*You support the book.

This is the age of technology seeping into an industry normally oblivious to all those 1s and 0s. By buying the book, you are buying the book. It is full of pages, has a spine, and a cover that resonates that beauty. Holding it in your hands feels a whole lot like a book whereas an eReader feels a whole lot like holding a screen made to imitate. You buy the physical book, you own the best version.

*You are buying art.

How many books have you wanted to buy just because that book cover looked beautiful? Well, if you buy a book for its cover, you are essentially buying into a piece of art. Don’t discount the words between the covers but the cover is often a pivotal part of the book and, more often than not, the cover is given little to no notice despite its effective draw for consumers.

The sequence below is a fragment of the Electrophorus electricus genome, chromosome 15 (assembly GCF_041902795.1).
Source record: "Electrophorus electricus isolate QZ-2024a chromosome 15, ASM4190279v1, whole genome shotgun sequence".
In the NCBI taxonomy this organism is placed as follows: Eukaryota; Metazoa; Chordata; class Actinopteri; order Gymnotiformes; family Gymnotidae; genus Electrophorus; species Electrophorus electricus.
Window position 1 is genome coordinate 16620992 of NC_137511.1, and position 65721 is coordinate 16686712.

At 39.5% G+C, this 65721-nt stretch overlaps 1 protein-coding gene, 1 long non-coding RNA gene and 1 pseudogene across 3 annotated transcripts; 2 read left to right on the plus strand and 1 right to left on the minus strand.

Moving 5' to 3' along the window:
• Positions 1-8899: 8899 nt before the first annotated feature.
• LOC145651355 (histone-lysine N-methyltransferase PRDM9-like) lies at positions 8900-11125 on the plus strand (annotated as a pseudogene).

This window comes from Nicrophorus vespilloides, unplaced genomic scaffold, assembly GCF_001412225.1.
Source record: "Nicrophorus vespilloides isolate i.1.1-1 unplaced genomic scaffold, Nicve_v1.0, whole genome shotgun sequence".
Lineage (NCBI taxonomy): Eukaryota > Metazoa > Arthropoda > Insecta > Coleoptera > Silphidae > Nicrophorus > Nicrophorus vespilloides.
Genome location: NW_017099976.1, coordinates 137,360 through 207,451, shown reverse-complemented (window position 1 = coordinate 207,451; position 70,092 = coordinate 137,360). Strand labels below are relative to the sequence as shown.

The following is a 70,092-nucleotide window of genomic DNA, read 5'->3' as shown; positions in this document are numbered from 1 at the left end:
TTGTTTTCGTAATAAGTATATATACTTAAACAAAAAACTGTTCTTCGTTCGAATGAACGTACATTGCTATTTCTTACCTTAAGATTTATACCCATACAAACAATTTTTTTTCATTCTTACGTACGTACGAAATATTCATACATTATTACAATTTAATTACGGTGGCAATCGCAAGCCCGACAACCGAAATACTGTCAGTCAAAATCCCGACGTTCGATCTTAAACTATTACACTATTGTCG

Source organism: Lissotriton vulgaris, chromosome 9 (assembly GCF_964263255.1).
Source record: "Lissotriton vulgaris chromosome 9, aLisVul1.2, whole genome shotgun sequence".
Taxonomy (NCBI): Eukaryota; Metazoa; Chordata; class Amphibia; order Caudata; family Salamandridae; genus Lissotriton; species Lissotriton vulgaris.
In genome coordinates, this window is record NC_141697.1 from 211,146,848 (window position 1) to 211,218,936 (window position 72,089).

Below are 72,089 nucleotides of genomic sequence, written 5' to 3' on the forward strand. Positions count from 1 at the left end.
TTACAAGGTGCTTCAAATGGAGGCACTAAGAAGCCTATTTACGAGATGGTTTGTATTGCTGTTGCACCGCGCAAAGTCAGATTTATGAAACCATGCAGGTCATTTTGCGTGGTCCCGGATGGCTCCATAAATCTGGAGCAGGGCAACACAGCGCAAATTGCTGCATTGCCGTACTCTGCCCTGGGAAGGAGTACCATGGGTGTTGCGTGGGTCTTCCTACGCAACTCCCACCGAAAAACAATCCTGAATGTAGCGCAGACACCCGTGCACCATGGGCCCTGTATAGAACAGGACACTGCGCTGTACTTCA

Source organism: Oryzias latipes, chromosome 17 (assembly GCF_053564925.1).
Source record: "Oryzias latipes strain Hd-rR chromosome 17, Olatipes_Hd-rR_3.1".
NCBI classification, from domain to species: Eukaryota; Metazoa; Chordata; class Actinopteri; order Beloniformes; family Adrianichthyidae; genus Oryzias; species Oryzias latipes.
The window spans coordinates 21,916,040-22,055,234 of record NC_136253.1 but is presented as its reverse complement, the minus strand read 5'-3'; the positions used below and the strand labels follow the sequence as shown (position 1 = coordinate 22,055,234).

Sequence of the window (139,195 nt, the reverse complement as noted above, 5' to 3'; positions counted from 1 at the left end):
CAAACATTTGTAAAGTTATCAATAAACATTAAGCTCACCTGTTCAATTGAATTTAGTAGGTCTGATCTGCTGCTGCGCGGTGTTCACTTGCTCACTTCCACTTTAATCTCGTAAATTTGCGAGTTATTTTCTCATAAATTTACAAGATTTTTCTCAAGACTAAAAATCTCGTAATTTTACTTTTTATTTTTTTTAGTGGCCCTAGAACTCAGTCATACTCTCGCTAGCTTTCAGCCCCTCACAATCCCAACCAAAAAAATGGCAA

*You are buying upwards of 60,000 words or more per novel.

That’s a lot of words. Imagine how many clicks of the keyboard it would translate to and plenty more effort if the author maintains use of a typewriter. The author laid out so many sentences that you could easily assume that each sentence led to a different avenue of thought. So many words don’t just end up on the page without the effort of each press of the key. To press the key, think about what gave the author motivation. It is different for every single writer but it’s enough to give solace in the fact that you bought their latest book. You bought their book. A “thank you” might be in order.

*You are starting a chain of ownership.